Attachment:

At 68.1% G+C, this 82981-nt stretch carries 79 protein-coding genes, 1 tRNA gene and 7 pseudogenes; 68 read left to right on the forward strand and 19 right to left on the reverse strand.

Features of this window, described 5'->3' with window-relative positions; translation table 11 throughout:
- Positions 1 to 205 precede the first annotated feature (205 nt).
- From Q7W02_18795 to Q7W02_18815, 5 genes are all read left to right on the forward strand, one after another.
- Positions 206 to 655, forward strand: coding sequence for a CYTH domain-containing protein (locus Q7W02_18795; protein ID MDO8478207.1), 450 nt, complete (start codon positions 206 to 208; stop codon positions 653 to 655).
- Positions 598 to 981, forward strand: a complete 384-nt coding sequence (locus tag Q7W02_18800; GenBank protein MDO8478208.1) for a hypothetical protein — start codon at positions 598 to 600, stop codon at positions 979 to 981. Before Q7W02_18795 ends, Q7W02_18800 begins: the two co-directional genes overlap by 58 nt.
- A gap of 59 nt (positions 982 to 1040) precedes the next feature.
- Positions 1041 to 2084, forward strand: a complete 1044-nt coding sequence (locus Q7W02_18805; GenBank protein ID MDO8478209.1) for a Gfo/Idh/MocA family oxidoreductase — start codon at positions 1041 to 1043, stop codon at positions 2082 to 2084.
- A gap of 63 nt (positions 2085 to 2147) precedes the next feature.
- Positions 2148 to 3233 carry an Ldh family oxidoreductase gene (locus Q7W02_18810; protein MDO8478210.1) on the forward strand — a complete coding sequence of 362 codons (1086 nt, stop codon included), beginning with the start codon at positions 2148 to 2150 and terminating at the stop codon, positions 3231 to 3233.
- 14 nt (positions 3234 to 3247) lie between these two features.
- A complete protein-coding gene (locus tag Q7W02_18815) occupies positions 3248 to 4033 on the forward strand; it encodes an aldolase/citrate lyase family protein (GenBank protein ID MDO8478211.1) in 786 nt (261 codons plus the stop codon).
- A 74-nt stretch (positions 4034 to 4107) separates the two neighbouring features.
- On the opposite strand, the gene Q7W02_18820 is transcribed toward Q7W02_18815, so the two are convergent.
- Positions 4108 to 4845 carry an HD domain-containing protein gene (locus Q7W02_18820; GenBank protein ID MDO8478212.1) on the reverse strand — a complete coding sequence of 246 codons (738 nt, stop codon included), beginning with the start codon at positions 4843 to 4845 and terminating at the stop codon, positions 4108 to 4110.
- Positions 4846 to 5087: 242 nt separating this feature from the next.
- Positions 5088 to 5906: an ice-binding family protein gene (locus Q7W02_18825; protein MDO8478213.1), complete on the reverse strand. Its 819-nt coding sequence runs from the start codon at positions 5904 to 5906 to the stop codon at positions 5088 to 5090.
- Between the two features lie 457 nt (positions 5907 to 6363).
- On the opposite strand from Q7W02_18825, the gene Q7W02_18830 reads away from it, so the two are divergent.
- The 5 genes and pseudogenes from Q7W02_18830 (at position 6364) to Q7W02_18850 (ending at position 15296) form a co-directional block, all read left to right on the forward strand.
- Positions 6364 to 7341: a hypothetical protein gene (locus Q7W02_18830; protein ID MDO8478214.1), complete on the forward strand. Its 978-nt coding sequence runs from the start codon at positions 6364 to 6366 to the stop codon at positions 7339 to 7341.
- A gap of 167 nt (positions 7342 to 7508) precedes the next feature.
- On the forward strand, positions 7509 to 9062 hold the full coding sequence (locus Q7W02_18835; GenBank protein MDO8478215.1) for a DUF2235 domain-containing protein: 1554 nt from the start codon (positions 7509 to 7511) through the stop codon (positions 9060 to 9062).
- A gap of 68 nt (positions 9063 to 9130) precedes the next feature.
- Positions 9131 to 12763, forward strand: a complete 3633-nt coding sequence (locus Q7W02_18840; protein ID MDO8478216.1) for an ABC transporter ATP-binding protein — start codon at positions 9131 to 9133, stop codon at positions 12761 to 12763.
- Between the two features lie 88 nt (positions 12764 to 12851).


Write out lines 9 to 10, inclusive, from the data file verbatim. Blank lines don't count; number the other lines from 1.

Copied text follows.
- A gap of 63 nt (positions 2085 to 2147) precedes the next feature.
- Positions 2148 to 3233 carry an Ldh family oxidoreductase gene (locus Q7W02_18810; protein MDO8478210.1) on the forward strand — a complete coding sequence of 362 codons (1086 nt, stop codon included), beginning with the start codon at positions 2148 to 2150 and terminating at the stop codon, positions 3231 to 3233.